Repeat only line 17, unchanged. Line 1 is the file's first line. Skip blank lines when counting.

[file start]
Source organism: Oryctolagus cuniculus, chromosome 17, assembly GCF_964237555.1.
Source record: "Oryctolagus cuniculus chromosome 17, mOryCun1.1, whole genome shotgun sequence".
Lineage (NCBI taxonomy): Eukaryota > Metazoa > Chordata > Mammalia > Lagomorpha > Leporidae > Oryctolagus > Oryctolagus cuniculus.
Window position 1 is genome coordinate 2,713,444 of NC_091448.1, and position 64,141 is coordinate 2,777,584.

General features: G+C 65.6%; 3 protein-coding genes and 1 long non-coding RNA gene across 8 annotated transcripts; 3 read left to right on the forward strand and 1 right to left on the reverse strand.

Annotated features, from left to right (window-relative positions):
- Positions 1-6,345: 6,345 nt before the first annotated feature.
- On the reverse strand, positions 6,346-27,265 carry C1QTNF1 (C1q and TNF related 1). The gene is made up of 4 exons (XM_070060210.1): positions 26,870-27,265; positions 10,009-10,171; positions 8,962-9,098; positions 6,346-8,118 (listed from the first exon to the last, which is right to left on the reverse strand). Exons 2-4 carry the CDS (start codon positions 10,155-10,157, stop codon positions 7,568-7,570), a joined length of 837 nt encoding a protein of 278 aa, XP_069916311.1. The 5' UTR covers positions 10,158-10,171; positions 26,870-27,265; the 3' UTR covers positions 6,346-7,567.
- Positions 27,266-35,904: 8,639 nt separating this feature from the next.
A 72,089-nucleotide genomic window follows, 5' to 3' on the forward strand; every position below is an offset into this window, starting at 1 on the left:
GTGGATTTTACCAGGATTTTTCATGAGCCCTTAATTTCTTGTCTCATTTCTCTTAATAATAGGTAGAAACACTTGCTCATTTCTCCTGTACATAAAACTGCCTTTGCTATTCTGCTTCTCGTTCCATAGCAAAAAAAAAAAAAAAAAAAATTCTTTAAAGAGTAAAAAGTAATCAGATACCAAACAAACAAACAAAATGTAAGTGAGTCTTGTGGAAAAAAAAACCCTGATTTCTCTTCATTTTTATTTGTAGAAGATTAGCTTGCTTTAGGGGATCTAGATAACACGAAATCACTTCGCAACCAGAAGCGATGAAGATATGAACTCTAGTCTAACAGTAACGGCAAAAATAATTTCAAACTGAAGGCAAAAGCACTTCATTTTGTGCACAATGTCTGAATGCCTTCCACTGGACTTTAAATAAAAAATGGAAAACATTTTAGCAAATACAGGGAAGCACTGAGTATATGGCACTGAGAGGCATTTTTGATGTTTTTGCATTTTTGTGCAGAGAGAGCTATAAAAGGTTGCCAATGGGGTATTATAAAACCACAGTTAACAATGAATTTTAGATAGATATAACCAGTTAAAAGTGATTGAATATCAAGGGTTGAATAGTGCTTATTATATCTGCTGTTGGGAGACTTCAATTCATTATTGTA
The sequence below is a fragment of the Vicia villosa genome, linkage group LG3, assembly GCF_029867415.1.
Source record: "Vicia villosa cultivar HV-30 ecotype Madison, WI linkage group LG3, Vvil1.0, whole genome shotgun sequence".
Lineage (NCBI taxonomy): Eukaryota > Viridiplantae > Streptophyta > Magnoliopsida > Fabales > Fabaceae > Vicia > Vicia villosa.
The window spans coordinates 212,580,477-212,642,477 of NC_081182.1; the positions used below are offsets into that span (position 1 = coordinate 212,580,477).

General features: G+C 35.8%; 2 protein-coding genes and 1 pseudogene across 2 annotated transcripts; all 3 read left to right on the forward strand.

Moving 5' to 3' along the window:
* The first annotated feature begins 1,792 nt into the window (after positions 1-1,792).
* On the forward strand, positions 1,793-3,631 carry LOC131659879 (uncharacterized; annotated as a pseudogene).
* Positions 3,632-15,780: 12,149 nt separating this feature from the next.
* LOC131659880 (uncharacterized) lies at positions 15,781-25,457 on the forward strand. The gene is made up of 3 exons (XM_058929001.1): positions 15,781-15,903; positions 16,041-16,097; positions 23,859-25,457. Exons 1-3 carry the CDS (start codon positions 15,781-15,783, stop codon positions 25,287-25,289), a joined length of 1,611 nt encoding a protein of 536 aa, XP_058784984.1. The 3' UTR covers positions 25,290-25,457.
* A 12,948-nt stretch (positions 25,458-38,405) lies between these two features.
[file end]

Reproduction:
Moving 5' to 3' along the window: